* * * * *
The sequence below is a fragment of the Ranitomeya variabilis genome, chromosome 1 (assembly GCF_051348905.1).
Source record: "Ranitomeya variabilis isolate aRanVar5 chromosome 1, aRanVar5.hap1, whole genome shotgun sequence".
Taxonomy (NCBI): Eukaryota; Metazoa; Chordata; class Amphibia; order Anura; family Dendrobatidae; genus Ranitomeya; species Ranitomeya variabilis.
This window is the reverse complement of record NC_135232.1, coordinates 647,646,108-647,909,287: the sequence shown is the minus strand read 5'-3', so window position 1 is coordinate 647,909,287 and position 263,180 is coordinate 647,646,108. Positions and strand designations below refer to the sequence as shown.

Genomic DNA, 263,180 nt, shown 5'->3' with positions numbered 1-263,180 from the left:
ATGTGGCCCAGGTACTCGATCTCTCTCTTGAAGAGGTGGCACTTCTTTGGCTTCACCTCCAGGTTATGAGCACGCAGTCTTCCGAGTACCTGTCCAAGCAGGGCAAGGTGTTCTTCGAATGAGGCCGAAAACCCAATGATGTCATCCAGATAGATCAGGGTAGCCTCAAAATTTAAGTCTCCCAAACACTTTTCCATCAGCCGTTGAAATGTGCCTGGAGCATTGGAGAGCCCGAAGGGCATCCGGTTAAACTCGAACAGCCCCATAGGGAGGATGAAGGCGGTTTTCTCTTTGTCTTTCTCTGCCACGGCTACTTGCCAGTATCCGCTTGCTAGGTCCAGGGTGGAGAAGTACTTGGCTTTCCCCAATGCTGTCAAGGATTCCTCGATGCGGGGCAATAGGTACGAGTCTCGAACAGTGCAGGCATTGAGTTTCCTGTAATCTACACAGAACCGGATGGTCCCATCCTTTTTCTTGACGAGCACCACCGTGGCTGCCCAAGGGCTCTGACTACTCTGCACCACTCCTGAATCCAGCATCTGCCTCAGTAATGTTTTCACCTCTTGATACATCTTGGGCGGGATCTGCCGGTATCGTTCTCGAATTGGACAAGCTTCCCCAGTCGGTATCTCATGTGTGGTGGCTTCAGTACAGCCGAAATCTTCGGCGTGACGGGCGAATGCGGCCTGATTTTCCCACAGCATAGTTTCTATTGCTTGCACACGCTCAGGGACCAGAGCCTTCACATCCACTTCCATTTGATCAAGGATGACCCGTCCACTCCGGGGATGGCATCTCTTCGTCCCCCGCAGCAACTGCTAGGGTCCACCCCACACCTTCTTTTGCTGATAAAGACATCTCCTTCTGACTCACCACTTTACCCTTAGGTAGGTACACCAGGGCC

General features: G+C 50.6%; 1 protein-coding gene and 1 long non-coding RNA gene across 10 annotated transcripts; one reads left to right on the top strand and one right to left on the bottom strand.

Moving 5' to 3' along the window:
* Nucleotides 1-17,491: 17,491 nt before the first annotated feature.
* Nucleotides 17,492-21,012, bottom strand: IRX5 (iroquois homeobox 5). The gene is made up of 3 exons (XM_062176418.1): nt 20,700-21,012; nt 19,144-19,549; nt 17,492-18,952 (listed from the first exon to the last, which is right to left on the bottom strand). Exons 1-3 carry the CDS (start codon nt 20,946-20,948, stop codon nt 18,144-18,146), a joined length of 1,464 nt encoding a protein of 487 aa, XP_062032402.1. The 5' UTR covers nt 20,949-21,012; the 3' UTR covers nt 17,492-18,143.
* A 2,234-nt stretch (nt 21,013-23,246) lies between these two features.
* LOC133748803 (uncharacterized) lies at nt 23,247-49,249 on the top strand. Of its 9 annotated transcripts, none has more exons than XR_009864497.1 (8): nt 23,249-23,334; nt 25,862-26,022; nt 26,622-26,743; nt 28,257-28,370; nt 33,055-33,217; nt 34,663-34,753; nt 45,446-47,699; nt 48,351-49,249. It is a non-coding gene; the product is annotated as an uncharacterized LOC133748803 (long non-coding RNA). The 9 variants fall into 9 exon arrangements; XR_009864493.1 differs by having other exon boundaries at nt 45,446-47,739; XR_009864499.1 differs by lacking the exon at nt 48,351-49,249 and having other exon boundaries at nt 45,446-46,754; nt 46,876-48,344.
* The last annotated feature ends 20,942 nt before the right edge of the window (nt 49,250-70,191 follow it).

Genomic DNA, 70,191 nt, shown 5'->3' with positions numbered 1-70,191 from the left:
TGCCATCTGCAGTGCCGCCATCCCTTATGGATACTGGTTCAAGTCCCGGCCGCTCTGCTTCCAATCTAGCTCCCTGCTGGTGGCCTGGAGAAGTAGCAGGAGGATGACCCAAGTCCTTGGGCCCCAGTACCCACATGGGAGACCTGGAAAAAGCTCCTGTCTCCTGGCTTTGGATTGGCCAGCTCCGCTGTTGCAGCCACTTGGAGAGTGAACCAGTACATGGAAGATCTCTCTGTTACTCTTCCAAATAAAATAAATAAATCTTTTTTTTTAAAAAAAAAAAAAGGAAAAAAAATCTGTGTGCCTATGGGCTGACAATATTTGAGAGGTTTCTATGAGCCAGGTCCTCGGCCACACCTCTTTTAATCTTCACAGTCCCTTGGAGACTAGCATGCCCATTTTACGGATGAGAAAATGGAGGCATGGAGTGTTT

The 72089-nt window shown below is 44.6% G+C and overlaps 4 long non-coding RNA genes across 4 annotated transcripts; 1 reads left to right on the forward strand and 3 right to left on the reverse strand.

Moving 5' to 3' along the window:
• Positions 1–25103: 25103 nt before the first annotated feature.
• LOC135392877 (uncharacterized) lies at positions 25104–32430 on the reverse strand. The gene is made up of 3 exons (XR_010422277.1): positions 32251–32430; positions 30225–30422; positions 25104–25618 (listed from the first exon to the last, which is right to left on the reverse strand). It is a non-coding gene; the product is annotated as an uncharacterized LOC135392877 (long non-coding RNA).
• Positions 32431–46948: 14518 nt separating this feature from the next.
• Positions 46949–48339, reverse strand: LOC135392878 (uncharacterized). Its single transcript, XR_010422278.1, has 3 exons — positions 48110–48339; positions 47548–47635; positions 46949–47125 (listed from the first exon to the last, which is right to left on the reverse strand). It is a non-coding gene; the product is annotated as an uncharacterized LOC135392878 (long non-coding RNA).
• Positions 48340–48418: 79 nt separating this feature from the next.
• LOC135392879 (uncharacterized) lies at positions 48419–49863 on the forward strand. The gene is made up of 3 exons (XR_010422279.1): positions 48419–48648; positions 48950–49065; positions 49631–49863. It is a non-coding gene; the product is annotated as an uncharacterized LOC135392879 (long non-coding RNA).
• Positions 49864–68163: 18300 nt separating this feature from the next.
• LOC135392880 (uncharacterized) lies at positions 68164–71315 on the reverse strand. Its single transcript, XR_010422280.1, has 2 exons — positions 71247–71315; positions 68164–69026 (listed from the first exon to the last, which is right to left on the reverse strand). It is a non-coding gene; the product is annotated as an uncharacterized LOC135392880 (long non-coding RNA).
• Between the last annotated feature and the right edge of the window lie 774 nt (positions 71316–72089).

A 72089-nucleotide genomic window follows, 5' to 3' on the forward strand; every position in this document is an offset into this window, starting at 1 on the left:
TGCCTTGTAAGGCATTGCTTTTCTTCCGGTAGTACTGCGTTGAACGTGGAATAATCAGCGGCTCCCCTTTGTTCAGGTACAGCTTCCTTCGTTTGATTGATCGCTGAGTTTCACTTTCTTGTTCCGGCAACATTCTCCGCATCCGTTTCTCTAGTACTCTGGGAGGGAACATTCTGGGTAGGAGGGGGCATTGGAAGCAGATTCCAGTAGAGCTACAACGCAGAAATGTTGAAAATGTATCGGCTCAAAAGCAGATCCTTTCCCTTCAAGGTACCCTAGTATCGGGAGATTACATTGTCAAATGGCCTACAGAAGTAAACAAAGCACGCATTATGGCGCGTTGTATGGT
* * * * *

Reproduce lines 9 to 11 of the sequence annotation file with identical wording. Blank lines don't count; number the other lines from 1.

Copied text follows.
* Nucleotides 1-17,491: 17,491 nt before the first annotated feature.
* Nucleotides 17,492-21,012, bottom strand: IRX5 (iroquois homeobox 5). The gene is made up of 3 exons (XM_062176418.1): nt 20,700-21,012; nt 19,144-19,549; nt 17,492-18,952 (listed from the first exon to the last, which is right to left on the bottom strand). Exons 1-3 carry the CDS (start codon nt 20,946-20,948, stop codon nt 18,144-18,146), a joined length of 1,464 nt encoding a protein of 487 aa, XP_062032402.1. The 5' UTR covers nt 20,949-21,012; the 3' UTR covers nt 17,492-18,143.
* A 2,234-nt stretch (nt 21,013-23,246) lies between these two features.